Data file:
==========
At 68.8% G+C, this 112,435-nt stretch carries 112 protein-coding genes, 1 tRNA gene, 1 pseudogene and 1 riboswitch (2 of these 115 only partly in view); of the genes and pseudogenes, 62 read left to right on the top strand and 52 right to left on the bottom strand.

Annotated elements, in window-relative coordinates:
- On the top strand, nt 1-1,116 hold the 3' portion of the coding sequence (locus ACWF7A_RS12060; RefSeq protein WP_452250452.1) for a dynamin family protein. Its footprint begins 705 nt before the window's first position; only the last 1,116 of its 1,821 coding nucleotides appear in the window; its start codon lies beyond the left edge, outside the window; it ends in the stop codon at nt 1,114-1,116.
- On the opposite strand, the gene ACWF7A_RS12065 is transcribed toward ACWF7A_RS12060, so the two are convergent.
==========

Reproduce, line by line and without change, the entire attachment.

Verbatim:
At 68.8% G+C, this 112,435-nt stretch carries 112 protein-coding genes, 1 tRNA gene, 1 pseudogene and 1 riboswitch (2 of these 115 only partly in view); of the genes and pseudogenes, 62 read left to right on the top strand and 52 right to left on the bottom strand.

Annotated elements, in window-relative coordinates:
- On the top strand, nt 1-1,116 hold the 3' portion of the coding sequence (locus ACWF7A_RS12060; RefSeq protein WP_452250452.1) for a dynamin family protein. Its footprint begins 705 nt before the window's first position; only the last 1,116 of its 1,821 coding nucleotides appear in the window; its start codon lies beyond the left edge, outside the window; it ends in the stop codon at nt 1,114-1,116.
- On the opposite strand, the gene ACWF7A_RS12065 is transcribed toward ACWF7A_RS12060, so the two are convergent.